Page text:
Between The Ropes
February 15th, 2008
Archived online at BetweenTheRopes.com
WWE superstar John Bradshaw Layfield recently sat down with Brian Fritz of Between the Ropes to discuss his recent return to in-ring competition, taking part in this weekend’s Raw Elimination Chamber Match at No Way Out, and more.
Layfield is grateful that he has been able to return to the ring following a year-and-a-half absence due to an injured back and says the time off has allowed his body to heal. “I never thought I’d have the opportunity to return. Getting out of the ring, my back started getting better pretty much right away. And finally all the symptoms from hurting my back – from breaking it to herniated discs – went away. And I felt that I was healthy and I just wanted a chance to come back, because I just didn’t like the way I went out. My back was hurting so bad that I wasn’t able to work out and I was fat and was out of shape. Still out of shape a little bit, but a lot better than I was. And I didn’t want the last memory of me to be that fat, out of shape guy that was in the ring. So I thought I had a chance to do it while I was still young enough, so that was the reason I came back.”
JBL describes his current program with Chris Jericho as “decent”, but admits that he has not been one-hundred percent pleased with his comeback thus far. “I’m not in shape. And I made it through the matches okay. My mind is not there for the ring yet; I feel like I’m … I don’t know a percentage – sixty, seventy-percent there mentally. So, fortunately, I’m with a guy who’s a real pro in Chris Jericho – and a good wrestler. So it made me probably look better than what I am. But I feel like I’m headed in the right direction. Every time I get in the ring I’m getting my mind back, I’m getting in better shape. I’m still ways away. I hope to be one-hundred percent by â€˜Mania. I’m in No Way Out this weekend and I’m looking forward to it, but I hope to have a singles match at â€˜Mania that’s significant – that’ll be dictated this weekend with what happens at No Way Out. But I think I’ll be ready by WrestleMania and be better than ever before.”
The former Acolyte addressed his involvement in this Sunday’s Raw Elimination Chamber Match at No Way Out. “These matches have the chance of being really, really good or the downside risk of being really, really bad. I’m surrounded by a load of talent on the Raw side as far as what I’m in, so I think it’s going to be really, really good.”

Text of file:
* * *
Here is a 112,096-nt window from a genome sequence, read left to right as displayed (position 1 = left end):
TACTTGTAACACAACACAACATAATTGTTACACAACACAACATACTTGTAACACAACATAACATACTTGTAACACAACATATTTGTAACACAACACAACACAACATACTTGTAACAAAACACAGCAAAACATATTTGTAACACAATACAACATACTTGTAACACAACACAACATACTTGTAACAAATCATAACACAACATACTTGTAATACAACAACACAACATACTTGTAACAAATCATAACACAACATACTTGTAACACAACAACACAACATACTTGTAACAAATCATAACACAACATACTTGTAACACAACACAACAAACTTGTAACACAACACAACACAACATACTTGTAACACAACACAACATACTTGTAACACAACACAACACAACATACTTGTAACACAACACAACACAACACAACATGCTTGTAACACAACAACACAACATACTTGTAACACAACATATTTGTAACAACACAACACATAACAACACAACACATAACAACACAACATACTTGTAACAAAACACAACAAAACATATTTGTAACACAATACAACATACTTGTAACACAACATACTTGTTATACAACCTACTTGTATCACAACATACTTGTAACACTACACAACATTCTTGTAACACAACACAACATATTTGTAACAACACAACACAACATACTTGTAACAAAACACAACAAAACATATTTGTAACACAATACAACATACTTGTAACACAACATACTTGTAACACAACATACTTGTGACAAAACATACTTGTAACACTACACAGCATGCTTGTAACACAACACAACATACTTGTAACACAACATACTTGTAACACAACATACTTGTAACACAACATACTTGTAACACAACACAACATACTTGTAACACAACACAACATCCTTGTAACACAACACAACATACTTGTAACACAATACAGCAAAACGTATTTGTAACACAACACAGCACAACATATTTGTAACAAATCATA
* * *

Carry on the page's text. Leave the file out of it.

Layfield plans to let his physical well-being determine how long he will remain in the ring as an active performer. “I’m forty-one and I’m just going to let my health be the guide. I don’t see why I couldn’t have two or three good years left. But I don’t know that – I didn’t know I was going to have to retire before. If I have any health issues, that will dictate it. Otherwise I’ll just look at it and see what happens.”
JBL is well-regarded by many wrestling fans and insiders as one of the finest heels on the WWE roster. Layfield spoke on the art of performing as a great villain. “There hasn’t been a lot of great heels, but there hasn’t been a lot of great babyfaces either. You had a lot of characters, but it’s a tough thing to go out there and want to be hated – and want to be hated by everybody. My partner Ron Simmons said it very simply when he was talking about being a heel – it’s just a matter of being a jerk. You’ve got to be hated by everybody in the arena. And so many people get the impression because they have a little cheering section, â€˜Hey, this is working.’ No, it’s not. If somebody’s cheering you, you’re not doing your job – period. You’ve got to invoke. When I first saw the towel around somebody’s neck … I saw this guy walk into a gym one day. And this guy had a warm-up jacket on and a towel on it. And I looked at it and I told my wife, I go, â€˜What an idiot.’ And then I thought, â€˜You know what? That just made me mad that this guy walked in like that.’ And that’s when I went out and got the towel and the warm-up jacket and that’s what I come to the ring with. To me, it’s just a matter of I don’t do anything that anybody would cheer. I certainly don’t try to. I grew up wrestling in Japan and Europe. I can wrestle, but that doesn’t mean I should. So I don’t do anything – at least I try not to – that people will cheer.”
You can hear this interview in its entirety – including more on JBL’s back injury, information about his new MamaJuana energy drink, Layfield’s feelings regarding some of today’s politicians, and even some JBL stock tips – at www.BetweentheRopes.com. Between the Ropes can be heard Wednesday nights online and archived at BetweentheRopes.com twenty-four hours a day.